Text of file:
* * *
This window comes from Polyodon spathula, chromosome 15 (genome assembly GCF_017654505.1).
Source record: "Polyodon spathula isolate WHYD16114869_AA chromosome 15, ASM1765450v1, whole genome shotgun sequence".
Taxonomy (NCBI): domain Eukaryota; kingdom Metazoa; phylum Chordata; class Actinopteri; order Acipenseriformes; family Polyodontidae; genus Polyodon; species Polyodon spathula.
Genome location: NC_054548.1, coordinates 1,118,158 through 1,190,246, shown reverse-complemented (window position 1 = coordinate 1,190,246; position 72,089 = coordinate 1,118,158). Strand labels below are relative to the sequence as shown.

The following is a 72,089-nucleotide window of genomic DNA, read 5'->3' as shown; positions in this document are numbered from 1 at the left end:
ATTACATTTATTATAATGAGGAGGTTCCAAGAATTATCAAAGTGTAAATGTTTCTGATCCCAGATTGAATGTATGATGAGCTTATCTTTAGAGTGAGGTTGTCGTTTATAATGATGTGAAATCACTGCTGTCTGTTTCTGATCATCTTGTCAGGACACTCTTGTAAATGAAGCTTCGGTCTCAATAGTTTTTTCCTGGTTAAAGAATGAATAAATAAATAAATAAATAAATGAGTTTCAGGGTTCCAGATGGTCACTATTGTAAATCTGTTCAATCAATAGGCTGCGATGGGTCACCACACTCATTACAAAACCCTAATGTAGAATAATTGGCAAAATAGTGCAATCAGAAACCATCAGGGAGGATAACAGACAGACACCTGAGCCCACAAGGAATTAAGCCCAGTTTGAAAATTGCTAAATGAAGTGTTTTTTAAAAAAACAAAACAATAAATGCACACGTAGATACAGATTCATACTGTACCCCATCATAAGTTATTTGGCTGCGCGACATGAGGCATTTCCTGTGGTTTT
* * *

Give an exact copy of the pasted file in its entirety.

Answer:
This window comes from Polyodon spathula, chromosome 15 (genome assembly GCF_017654505.1).
Source record: "Polyodon spathula isolate WHYD16114869_AA chromosome 15, ASM1765450v1, whole genome shotgun sequence".
Taxonomy (NCBI): domain Eukaryota; kingdom Metazoa; phylum Chordata; class Actinopteri; order Acipenseriformes; family Polyodontidae; genus Polyodon; species Polyodon spathula.
Genome location: NC_054548.1, coordinates 1,118,158 through 1,190,246, shown reverse-complemented (window position 1 = coordinate 1,190,246; position 72,089 = coordinate 1,118,158). Strand labels below are relative to the sequence as shown.

The following is a 72,089-nucleotide window of genomic DNA, read 5'->3' as shown; positions in this document are numbered from 1 at the left end:
ATTACATTTATTATAATGAGGAGGTTCCAAGAATTATCAAAGTGTAAATGTTTCTGATCCCAGATTGAATGTATGATGAGCTTATCTTTAGAGTGAGGTTGTCGTTTATAATGATGTGAAATCACTGCTGTCTGTTTCTGATCATCTTGTCAGGACACTCTTGTAAATGAAGCTTCGGTCTCAATAGTTTTTTCCTGGTTAAAGAATGAATAAATAAATAAATAAATAAATGAGTTTCAGGGTTCCAGATGGTCACTATTGTAAATCTGTTCAATCAATAGGCTGCGATGGGTCACCACACTCATTACAAAACCCTAATGTAGAATAATTGGCAAAATAGTGCAATCAGAAACCATCAGGGAGGATAACAGACAGACACCTGAGCCCACAAGGAATTAAGCCCAGTTTGAAAATTGCTAAATGAAGTGTTTTTTAAAAAAACAAAACAATAAATGCACACGTAGATACAGATTCATACTGTACCCCATCATAAGTTATTTGGCTGCGCGACATGAGGCATTTCCTGTGGTTTT